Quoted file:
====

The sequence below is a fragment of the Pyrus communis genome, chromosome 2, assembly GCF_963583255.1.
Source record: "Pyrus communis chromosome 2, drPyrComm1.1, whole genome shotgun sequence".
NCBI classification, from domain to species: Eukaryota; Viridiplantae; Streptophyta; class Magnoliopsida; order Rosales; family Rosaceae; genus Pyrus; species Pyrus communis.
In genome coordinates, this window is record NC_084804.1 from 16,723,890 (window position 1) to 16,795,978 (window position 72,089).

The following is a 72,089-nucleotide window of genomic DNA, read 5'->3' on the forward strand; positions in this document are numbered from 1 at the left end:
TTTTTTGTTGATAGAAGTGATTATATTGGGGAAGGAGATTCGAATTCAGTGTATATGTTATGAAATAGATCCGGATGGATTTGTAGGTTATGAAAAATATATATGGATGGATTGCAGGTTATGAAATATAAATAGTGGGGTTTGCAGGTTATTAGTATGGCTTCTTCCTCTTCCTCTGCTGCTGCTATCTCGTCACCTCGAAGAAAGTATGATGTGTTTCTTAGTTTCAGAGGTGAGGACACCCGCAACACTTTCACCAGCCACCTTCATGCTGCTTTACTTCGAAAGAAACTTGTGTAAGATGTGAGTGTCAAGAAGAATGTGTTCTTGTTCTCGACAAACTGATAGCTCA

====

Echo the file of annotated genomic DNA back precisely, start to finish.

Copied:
The sequence below is a fragment of the Pyrus communis genome, chromosome 2, assembly GCF_963583255.1.
Source record: "Pyrus communis chromosome 2, drPyrComm1.1, whole genome shotgun sequence".
NCBI classification, from domain to species: Eukaryota; Viridiplantae; Streptophyta; class Magnoliopsida; order Rosales; family Rosaceae; genus Pyrus; species Pyrus communis.
In genome coordinates, this window is record NC_084804.1 from 16,723,890 (window position 1) to 16,795,978 (window position 72,089).

The following is a 72,089-nucleotide window of genomic DNA, read 5'->3' on the forward strand; positions in this document are numbered from 1 at the left end:
TTTTTTGTTGATAGAAGTGATTATATTGGGGAAGGAGATTCGAATTCAGTGTATATGTTATGAAATAGATCCGGATGGATTTGTAGGTTATGAAAAATATATATGGATGGATTGCAGGTTATGAAATATAAATAGTGGGGTTTGCAGGTTATTAGTATGGCTTCTTCCTCTTCCTCTGCTGCTGCTATCTCGTCACCTCGAAGAAAGTATGATGTGTTTCTTAGTTTCAGAGGTGAGGACACCCGCAACACTTTCACCAGCCACCTTCATGCTGCTTTACTTCGAAAGAAACTTGTGTAAGATGTGAGTGTCAAGAAGAATGTGTTCTTGTTCTCGACAAACTGATAGCTCA